Sunday, May 23, 2010
Thursday, May 6, 2010
My head to clearer thinking,
My heart to greater loyalty,
My hands to larger service,
My health to better living,
For my club, my community, and my country."
For 7 years I repeated this motto as I attended 4H Club meetings. Honestly, I think it became more than a motto, but a lifestyle; especially for my heart and hands. For some reason I jump into projects, assignments, work, with all that I am. I do it because I care. I do it to please God. I do it for the sense of adventure.
"Calvinettes and Counselors of Lucknow, what does the Lord require of you?
To do justice, to love kindness, and to walk humbly with our God. Micah 6:8"
This was another motto impressed upon my memory as I attended a girls club at church for many years as a tween.
I am grateful to be a human that can serve God. I am a woman with ability, personality, intellect, and I enjoy being a part of the community with others. The other day I went to a retreat where I was challenged to think about why I work. What is the difference between a job and work? God commanded work before the fall, so I know it is not good to be idle, but it is sometimes difficult to strive to do more than just look forward to the pay cheque at the end of the week.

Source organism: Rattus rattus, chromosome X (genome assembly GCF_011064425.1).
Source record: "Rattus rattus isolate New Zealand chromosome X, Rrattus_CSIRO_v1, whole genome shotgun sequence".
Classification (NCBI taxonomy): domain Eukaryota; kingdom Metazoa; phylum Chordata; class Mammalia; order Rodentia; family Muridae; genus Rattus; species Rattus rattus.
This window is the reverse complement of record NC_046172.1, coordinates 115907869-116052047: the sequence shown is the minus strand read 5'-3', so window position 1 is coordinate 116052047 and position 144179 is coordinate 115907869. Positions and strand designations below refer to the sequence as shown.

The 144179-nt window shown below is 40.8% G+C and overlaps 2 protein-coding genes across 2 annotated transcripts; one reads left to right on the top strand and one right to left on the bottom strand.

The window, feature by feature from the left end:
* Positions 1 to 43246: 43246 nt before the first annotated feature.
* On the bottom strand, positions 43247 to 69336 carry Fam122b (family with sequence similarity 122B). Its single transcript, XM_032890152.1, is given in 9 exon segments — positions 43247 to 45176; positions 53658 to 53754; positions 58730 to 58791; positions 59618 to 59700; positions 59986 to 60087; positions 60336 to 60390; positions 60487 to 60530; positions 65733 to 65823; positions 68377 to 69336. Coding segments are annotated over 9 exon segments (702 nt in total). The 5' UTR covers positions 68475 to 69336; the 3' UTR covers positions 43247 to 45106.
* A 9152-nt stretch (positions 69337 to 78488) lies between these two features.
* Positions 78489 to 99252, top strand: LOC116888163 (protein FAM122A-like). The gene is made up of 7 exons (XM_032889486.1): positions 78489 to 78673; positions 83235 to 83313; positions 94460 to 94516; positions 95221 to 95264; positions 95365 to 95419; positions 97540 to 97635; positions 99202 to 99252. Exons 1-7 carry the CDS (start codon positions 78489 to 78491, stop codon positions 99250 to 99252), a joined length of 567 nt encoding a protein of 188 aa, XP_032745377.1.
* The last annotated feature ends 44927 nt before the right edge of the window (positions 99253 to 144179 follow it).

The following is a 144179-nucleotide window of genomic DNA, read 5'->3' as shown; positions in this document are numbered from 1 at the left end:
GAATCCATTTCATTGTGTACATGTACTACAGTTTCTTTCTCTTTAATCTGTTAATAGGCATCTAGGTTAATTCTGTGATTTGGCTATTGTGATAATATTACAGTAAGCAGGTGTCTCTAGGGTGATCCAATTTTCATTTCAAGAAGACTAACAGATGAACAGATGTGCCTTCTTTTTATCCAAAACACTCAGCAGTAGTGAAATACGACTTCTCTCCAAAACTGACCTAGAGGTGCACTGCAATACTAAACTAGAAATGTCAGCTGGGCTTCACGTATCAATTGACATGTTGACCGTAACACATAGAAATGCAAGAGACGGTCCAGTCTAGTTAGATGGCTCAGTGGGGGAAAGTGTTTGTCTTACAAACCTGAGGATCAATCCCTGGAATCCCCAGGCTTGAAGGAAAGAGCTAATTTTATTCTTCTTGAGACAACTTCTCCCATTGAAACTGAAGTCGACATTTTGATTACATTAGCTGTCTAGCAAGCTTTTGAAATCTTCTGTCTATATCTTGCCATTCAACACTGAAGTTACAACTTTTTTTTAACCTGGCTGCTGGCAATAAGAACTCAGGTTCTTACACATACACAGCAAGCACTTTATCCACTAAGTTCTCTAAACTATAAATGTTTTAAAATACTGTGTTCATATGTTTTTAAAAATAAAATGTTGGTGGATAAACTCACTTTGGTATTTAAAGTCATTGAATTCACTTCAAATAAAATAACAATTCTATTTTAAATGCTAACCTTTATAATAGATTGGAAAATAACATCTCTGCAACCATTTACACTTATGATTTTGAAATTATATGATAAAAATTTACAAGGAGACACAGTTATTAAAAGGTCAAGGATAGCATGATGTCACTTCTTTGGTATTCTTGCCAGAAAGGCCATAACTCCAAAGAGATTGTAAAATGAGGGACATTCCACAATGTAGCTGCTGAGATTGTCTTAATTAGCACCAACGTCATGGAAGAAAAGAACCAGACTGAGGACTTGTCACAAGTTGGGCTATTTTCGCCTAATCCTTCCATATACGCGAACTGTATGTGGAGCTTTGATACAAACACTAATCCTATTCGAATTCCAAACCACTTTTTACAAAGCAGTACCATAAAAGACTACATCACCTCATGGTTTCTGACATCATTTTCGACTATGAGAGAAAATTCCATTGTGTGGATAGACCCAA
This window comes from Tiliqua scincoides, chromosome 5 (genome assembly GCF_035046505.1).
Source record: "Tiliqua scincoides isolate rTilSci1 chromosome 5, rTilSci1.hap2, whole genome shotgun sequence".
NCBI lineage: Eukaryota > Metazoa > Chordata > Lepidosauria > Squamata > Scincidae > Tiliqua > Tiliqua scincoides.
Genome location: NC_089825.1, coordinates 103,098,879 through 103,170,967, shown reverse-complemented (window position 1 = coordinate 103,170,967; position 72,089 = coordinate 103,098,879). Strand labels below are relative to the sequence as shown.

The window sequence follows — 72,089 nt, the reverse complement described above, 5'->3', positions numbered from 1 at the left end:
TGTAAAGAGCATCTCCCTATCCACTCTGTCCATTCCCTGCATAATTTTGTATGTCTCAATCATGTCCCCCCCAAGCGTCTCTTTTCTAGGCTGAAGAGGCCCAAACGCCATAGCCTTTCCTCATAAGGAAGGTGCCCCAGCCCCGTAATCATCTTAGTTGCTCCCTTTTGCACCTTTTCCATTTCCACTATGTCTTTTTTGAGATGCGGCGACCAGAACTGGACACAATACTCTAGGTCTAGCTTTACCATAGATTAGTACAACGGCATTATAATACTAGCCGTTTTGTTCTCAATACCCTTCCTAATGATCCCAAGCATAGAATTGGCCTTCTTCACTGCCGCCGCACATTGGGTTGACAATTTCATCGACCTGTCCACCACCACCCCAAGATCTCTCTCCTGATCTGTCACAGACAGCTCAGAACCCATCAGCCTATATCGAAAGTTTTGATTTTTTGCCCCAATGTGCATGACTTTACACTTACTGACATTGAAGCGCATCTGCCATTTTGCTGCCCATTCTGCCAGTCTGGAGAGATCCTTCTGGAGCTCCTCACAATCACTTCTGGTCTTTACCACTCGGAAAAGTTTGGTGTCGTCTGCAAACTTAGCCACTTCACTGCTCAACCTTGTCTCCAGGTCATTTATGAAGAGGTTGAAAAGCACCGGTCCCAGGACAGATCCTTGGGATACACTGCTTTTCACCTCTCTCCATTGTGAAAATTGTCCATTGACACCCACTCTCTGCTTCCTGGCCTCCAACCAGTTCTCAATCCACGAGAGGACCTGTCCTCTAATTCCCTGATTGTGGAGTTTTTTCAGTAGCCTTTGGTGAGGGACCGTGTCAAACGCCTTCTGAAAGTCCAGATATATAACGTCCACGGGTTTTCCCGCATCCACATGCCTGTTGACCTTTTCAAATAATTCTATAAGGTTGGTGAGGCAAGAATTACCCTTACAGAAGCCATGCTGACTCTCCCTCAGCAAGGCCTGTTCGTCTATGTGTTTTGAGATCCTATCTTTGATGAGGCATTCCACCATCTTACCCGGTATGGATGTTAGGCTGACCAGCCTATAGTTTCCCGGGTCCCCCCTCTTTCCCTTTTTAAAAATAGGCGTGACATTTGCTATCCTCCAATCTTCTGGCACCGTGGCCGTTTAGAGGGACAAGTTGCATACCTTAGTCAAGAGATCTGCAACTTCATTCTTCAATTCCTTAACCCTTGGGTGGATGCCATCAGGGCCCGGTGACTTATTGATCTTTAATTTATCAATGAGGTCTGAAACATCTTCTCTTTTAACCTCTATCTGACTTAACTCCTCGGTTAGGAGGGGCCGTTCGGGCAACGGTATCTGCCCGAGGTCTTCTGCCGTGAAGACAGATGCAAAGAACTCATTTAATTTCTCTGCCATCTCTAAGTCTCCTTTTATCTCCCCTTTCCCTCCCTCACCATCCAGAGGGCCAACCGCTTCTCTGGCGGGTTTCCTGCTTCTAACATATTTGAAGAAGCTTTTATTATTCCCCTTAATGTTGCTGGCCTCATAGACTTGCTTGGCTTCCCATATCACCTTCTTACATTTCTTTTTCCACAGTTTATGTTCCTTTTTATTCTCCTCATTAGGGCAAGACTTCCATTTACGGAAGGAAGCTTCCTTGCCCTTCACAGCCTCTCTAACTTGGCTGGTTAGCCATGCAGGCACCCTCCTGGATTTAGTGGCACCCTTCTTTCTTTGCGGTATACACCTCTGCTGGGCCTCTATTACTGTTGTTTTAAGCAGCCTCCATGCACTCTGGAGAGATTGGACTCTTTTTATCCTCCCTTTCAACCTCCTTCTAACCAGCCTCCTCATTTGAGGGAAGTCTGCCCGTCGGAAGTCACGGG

I pray that the work that I do, either volunteer or paid, is glorifying to God. "May the words of my mouth and the meditations of my heart be pleasing and acceptable to God."
Wednesday, May 5, 2010
Hiding in a haymow for almost two years, my paternal grandfather studied chatechism or whittled corn pipes to entertain himself while hiding from the Germans. He feared being drafted by the Germans to work in ammunitions plants. My maternal grandfather delivered bread in the basket of his bike, praying that he wouldn't fall into the canals while army planes flew overhead.
65 years later, my father and I drove down town Bradford, Ontario to take part in some Liberation Day celebrations and I must admit that I am proud to be Canadian (and Dutch!). Canada played a major role in helping the Netherlands become its own again. Germany surrendered Holland. A friendship between countries grew and every year since then the Netherlands sends 10,000 tulip bulbs to Ottawa.
Meeting at the town hall, a large community crowd of Dutch Canadians and local store owners gathered at the flag pole to remember the day. The mayor came, along with the colour guard to help raise the flag of the Netherlands. Two national anthems were sung, and touching moments were shared by the people around me. When the ceremony was over, we walked just a few store fronts up the street to share some coffee and Dutch treats.
The owner of "Dutch Treats" helped to create a patriotic atmosphere. Canada flags for the kids.